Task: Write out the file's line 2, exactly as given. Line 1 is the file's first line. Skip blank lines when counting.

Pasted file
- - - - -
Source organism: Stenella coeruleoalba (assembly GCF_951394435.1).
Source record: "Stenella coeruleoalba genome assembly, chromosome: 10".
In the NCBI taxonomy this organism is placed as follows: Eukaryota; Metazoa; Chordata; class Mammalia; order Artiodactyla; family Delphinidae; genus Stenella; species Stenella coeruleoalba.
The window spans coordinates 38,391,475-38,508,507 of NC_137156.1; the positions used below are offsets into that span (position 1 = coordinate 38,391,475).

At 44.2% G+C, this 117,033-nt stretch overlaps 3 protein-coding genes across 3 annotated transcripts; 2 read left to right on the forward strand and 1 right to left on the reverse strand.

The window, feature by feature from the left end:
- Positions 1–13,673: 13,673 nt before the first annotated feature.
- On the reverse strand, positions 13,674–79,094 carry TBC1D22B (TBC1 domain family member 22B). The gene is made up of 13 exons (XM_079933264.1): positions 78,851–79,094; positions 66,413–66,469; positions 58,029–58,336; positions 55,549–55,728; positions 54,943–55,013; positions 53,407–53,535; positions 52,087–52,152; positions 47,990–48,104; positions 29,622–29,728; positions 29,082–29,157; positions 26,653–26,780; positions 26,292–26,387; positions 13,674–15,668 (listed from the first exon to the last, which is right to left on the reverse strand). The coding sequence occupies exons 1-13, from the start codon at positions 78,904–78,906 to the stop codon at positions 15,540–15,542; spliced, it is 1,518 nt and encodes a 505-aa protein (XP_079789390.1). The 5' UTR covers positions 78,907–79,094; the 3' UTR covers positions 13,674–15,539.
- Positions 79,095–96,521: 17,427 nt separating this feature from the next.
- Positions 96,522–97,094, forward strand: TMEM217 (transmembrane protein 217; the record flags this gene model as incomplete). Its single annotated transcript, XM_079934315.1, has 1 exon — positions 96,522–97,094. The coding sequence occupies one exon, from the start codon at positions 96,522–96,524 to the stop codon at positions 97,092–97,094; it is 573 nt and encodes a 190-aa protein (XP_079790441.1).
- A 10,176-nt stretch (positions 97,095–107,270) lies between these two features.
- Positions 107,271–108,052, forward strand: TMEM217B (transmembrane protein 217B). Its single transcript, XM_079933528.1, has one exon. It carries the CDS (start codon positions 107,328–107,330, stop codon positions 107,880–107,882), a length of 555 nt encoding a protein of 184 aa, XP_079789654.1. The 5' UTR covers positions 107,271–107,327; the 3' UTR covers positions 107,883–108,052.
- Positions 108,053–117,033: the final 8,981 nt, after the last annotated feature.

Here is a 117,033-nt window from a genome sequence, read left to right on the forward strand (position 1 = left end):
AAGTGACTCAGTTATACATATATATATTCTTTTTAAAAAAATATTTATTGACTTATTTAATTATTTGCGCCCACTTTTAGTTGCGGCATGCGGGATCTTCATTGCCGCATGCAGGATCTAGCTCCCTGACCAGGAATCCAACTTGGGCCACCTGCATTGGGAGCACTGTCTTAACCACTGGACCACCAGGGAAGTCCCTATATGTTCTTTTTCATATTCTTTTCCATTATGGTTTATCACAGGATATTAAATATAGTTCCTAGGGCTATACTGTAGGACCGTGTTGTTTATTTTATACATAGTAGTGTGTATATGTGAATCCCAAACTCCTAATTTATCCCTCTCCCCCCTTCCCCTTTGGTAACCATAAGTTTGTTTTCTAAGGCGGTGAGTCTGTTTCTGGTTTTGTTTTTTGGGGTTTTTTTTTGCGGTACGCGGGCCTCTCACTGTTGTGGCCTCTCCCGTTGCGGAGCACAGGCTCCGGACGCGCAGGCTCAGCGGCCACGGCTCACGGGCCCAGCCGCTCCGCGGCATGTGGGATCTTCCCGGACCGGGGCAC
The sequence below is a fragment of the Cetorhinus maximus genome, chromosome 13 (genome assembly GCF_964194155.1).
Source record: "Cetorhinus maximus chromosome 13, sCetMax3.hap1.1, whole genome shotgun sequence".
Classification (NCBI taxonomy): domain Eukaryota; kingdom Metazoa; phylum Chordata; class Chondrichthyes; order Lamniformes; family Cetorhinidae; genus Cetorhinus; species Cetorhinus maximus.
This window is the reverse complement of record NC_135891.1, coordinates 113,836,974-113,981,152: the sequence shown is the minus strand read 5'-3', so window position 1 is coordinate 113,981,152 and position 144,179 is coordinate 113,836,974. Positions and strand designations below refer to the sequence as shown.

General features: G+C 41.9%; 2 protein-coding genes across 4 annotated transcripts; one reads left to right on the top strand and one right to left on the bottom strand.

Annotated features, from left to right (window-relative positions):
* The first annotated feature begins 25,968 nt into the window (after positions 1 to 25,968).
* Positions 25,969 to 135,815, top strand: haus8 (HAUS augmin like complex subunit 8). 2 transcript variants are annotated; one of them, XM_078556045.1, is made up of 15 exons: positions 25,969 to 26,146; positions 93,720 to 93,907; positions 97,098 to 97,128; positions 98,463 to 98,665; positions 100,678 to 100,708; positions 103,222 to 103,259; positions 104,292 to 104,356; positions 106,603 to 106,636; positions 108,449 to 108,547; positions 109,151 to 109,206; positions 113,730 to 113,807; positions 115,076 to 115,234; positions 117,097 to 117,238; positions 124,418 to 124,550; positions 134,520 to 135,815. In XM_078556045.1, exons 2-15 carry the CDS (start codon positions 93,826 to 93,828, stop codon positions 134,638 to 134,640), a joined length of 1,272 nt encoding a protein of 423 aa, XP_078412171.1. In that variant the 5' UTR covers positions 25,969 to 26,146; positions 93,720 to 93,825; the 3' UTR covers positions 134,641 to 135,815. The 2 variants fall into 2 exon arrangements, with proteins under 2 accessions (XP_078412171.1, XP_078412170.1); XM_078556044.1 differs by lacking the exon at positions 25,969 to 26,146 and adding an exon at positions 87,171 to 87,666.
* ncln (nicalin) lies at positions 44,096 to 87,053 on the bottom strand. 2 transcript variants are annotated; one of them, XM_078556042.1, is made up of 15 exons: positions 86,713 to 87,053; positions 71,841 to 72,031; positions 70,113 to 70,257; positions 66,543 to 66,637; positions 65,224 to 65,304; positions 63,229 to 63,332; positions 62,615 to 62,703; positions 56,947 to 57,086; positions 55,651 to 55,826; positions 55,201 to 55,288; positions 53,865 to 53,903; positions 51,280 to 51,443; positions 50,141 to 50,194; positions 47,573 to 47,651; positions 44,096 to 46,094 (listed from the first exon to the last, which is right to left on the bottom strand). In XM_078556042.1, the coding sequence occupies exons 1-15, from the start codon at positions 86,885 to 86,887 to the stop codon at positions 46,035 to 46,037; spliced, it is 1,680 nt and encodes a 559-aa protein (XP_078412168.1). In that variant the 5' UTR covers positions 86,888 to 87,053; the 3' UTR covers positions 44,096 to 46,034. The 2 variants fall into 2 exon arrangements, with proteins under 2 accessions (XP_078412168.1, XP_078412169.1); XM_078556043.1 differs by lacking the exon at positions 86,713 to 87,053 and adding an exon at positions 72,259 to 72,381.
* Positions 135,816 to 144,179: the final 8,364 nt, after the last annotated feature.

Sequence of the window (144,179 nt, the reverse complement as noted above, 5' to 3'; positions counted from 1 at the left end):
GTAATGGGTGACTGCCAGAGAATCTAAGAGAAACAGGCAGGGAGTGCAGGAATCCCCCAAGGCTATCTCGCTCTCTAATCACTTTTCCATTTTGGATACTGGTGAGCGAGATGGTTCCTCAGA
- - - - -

Source record: "Stenella coeruleoalba genome assembly, chromosome: 10".